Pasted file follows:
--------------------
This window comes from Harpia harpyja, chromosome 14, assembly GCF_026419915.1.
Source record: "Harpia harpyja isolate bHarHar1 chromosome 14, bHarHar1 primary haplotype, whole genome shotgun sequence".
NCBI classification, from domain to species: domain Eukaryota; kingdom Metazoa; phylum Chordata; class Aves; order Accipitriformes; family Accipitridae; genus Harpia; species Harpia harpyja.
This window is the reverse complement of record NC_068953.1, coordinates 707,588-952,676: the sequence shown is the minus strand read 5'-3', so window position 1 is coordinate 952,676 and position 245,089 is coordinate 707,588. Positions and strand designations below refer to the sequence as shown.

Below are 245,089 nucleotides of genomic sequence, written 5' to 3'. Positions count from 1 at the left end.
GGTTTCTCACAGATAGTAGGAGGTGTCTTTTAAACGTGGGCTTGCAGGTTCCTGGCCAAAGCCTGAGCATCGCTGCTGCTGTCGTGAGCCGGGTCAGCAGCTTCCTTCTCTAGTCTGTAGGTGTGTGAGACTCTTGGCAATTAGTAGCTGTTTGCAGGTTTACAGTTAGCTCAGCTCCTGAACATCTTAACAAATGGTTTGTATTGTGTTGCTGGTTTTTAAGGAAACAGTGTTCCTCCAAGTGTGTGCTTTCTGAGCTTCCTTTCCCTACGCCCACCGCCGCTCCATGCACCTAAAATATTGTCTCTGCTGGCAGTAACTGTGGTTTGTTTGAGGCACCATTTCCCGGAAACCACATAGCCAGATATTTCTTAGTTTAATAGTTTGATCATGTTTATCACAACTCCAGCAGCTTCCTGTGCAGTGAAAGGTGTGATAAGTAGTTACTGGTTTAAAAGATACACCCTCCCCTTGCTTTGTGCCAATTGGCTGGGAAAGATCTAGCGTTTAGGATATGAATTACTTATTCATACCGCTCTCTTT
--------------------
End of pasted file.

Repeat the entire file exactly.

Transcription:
This window comes from Harpia harpyja, chromosome 14, assembly GCF_026419915.1.
Source record: "Harpia harpyja isolate bHarHar1 chromosome 14, bHarHar1 primary haplotype, whole genome shotgun sequence".
NCBI classification, from domain to species: domain Eukaryota; kingdom Metazoa; phylum Chordata; class Aves; order Accipitriformes; family Accipitridae; genus Harpia; species Harpia harpyja.
This window is the reverse complement of record NC_068953.1, coordinates 707,588-952,676: the sequence shown is the minus strand read 5'-3', so window position 1 is coordinate 952,676 and position 245,089 is coordinate 707,588. Positions and strand designations below refer to the sequence as shown.

Below are 245,089 nucleotides of genomic sequence, written 5' to 3'. Positions count from 1 at the left end.
GGTTTCTCACAGATAGTAGGAGGTGTCTTTTAAACGTGGGCTTGCAGGTTCCTGGCCAAAGCCTGAGCATCGCTGCTGCTGTCGTGAGCCGGGTCAGCAGCTTCCTTCTCTAGTCTGTAGGTGTGTGAGACTCTTGGCAATTAGTAGCTGTTTGCAGGTTTACAGTTAGCTCAGCTCCTGAACATCTTAACAAATGGTTTGTATTGTGTTGCTGGTTTTTAAGGAAACAGTGTTCCTCCAAGTGTGTGCTTTCTGAGCTTCCTTTCCCTACGCCCACCGCCGCTCCATGCACCTAAAATATTGTCTCTGCTGGCAGTAACTGTGGTTTGTTTGAGGCACCATTTCCCGGAAACCACATAGCCAGATATTTCTTAGTTTAATAGTTTGATCATGTTTATCACAACTCCAGCAGCTTCCTGTGCAGTGAAAGGTGTGATAAGTAGTTACTGGTTTAAAAGATACACCCTCCCCTTGCTTTGTGCCAATTGGCTGGGAAAGATCTAGCGTTTAGGATATGAATTACTTATTCATACCGCTCTCTTT